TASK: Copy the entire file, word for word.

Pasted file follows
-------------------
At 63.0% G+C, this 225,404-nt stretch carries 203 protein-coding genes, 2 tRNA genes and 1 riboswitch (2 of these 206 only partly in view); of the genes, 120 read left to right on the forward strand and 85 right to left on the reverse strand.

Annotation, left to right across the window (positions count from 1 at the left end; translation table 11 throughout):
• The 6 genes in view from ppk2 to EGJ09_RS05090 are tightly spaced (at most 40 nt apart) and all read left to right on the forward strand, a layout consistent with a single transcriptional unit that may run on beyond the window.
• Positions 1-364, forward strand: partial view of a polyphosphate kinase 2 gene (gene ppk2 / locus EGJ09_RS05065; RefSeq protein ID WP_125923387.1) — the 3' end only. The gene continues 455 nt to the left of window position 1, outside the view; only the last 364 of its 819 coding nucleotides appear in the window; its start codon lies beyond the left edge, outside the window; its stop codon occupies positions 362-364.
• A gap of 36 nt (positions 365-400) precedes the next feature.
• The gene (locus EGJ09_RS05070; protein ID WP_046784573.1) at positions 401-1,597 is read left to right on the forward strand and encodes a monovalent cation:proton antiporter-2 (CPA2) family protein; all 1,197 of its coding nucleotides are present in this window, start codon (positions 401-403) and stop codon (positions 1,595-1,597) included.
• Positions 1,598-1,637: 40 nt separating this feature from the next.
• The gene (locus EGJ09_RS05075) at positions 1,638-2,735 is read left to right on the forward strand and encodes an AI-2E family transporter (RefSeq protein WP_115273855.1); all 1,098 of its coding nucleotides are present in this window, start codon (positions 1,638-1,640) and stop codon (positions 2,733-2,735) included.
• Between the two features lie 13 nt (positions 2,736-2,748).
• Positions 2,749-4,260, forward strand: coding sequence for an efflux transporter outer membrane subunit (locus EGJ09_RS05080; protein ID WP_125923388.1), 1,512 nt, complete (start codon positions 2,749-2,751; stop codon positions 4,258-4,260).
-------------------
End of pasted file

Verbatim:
At 63.0% G+C, this 225,404-nt stretch carries 203 protein-coding genes, 2 tRNA genes and 1 riboswitch (2 of these 206 only partly in view); of the genes, 120 read left to right on the forward strand and 85 right to left on the reverse strand.

Annotation, left to right across the window (positions count from 1 at the left end; translation table 11 throughout):
• The 6 genes in view from ppk2 to EGJ09_RS05090 are tightly spaced (at most 40 nt apart) and all read left to right on the forward strand, a layout consistent with a single transcriptional unit that may run on beyond the window.
• Positions 1-364, forward strand: partial view of a polyphosphate kinase 2 gene (gene ppk2 / locus EGJ09_RS05065; RefSeq protein ID WP_125923387.1) — the 3' end only. The gene continues 455 nt to the left of window position 1, outside the view; only the last 364 of its 819 coding nucleotides appear in the window; its start codon lies beyond the left edge, outside the window; its stop codon occupies positions 362-364.
• A gap of 36 nt (positions 365-400) precedes the next feature.
• The gene (locus EGJ09_RS05070; protein ID WP_046784573.1) at positions 401-1,597 is read left to right on the forward strand and encodes a monovalent cation:proton antiporter-2 (CPA2) family protein; all 1,197 of its coding nucleotides are present in this window, start codon (positions 401-403) and stop codon (positions 1,595-1,597) included.
• Positions 1,598-1,637: 40 nt separating this feature from the next.
• The gene (locus EGJ09_RS05075) at positions 1,638-2,735 is read left to right on the forward strand and encodes an AI-2E family transporter (RefSeq protein WP_115273855.1); all 1,098 of its coding nucleotides are present in this window, start codon (positions 1,638-1,640) and stop codon (positions 2,733-2,735) included.
• Between the two features lie 13 nt (positions 2,736-2,748).
• Positions 2,749-4,260, forward strand: coding sequence for an efflux transporter outer membrane subunit (locus EGJ09_RS05080; protein ID WP_125923388.1), 1,512 nt, complete (start codon positions 2,749-2,751; stop codon positions 4,258-4,260).